Time to Rest: Deconstruction

Well, it’s that time of year (October). It’s time for boys to flex their muscles and pull out dry cucumber vines, yank out tall, wilting tomato plants, and gather the tiny gnomes, knights, and horses in their fairy gardens. This is a pain for them, but eventually they come outside and help.  

We reflect a little bit on their gardens. Mostly, they enjoy their cucumber plants, the green bean picking competitions, and the surprises, like Morris’s acorn squash growing instead of a zucchini. I was excited by the success of all the plants I grew by seed in the spring: pumpkins, zucchini, squash, kale, a few tomato plants, cucumbers, and all the herbs!

It was an abundant season! My freezer is full of kale and peaches; our pantry has six acorn squash remaining. 

The boys were a little less into their gardens this year, to be honest. But they still come and visit, and harvest. I don’t think they’d ever choose to not grow one, and I know it’s good for them!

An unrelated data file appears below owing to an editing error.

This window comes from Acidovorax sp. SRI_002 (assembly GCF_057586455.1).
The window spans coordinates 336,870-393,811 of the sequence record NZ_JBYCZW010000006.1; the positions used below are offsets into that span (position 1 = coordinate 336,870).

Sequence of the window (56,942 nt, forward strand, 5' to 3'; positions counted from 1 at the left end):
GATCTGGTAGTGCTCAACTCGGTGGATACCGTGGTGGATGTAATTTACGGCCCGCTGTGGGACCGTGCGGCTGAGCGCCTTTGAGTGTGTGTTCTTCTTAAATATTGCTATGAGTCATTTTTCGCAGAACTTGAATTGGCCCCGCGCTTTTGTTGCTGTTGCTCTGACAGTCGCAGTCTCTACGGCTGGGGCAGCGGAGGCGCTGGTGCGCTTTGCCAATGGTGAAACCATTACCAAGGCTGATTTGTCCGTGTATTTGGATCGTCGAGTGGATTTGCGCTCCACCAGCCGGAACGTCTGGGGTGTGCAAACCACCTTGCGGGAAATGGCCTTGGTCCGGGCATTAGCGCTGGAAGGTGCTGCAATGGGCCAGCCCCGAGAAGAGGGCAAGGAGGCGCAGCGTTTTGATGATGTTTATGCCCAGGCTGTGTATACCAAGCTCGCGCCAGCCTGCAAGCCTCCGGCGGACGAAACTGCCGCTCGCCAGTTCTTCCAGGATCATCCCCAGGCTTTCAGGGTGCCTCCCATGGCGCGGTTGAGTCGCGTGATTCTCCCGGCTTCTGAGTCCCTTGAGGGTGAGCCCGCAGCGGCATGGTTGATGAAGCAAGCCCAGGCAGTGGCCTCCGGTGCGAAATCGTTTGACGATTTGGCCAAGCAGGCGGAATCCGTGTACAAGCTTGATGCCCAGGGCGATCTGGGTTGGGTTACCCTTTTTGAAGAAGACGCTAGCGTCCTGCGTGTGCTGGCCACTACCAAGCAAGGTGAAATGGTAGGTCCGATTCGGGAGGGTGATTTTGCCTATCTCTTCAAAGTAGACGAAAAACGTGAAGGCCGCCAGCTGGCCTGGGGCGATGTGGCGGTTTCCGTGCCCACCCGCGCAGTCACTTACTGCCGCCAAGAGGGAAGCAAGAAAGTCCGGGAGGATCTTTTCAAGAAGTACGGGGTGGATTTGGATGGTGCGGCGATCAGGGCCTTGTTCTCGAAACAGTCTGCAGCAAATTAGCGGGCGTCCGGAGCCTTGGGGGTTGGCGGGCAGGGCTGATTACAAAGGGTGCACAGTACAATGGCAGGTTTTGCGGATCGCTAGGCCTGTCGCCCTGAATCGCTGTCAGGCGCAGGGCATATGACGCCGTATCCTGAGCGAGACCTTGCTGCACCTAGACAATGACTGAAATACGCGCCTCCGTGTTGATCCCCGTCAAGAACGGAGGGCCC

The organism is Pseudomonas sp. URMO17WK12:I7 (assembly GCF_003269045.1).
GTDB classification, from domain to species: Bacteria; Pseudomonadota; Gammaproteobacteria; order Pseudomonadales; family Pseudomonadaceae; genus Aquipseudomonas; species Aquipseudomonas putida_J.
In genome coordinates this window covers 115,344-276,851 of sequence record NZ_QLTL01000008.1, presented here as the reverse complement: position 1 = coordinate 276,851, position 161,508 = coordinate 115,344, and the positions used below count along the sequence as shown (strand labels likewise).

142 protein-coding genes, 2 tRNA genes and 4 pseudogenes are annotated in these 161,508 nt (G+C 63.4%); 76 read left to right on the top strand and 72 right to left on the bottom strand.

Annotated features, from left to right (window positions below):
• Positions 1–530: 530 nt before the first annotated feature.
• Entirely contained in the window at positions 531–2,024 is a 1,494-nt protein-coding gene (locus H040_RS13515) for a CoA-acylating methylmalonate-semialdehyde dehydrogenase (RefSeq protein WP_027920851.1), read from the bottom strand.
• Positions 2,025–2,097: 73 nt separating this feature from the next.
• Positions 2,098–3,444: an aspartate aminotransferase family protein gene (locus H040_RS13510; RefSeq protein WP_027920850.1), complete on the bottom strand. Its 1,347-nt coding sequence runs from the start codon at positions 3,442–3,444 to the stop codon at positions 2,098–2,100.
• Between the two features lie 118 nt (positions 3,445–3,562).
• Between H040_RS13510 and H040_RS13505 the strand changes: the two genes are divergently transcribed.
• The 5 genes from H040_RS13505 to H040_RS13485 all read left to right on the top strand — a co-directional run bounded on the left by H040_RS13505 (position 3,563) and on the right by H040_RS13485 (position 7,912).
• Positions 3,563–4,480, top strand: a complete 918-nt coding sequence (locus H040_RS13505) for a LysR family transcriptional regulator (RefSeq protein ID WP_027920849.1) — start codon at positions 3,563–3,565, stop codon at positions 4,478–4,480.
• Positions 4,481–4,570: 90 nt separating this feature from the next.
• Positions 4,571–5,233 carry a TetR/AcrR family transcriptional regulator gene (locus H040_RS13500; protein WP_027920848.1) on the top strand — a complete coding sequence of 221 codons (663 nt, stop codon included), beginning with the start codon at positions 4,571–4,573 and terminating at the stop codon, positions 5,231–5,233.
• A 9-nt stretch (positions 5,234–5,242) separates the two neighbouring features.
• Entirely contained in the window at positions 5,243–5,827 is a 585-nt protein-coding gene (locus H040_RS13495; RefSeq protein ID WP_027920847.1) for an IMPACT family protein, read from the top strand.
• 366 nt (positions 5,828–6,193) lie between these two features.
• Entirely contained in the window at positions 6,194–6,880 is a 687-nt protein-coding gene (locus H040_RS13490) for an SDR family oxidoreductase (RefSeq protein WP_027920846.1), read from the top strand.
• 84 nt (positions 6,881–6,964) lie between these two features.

So, until next season, I’ll be dreaming of different vegetables to grow, making new recipes with what I have stored (butternut squash soup!), and dreaming of the spring to grow again with my boys (always worth it!). 🙂 


Our Pumpkins


In our back garden, we planted two pumpkin plants. One plant grew two, small to medium-sized pumpkins. The other plant grew six, mini pumpkins. I’m still a little confused about the difference in sizes, as I used the same pumpkin pack of seeds… But, it’s nice to have some variety. Each boy picked two pumpkins, and we have them on our front porch. They will likely last through November, as sweet decorations.

Morris’s Squash

Late September

Morris’s butternut squash plant has been fun to watch this year. It wrapped it’s vines around his garden box and settled in, growing two, big beautiful butternut squash. Tonight, Morris picked them, as their skin was hard and tan (turning from a very pale green). These guys got big! Each one weighed over 4 pounds and were 11 inches long!

We have about four more growing in our back garden, and thankfully, these will last off the vine for up to 3 months. We will cook them and eat them with butter and brown sugar, and I can cut it up and freeze it for soups. We’ll enjoy! Thanks, Morris!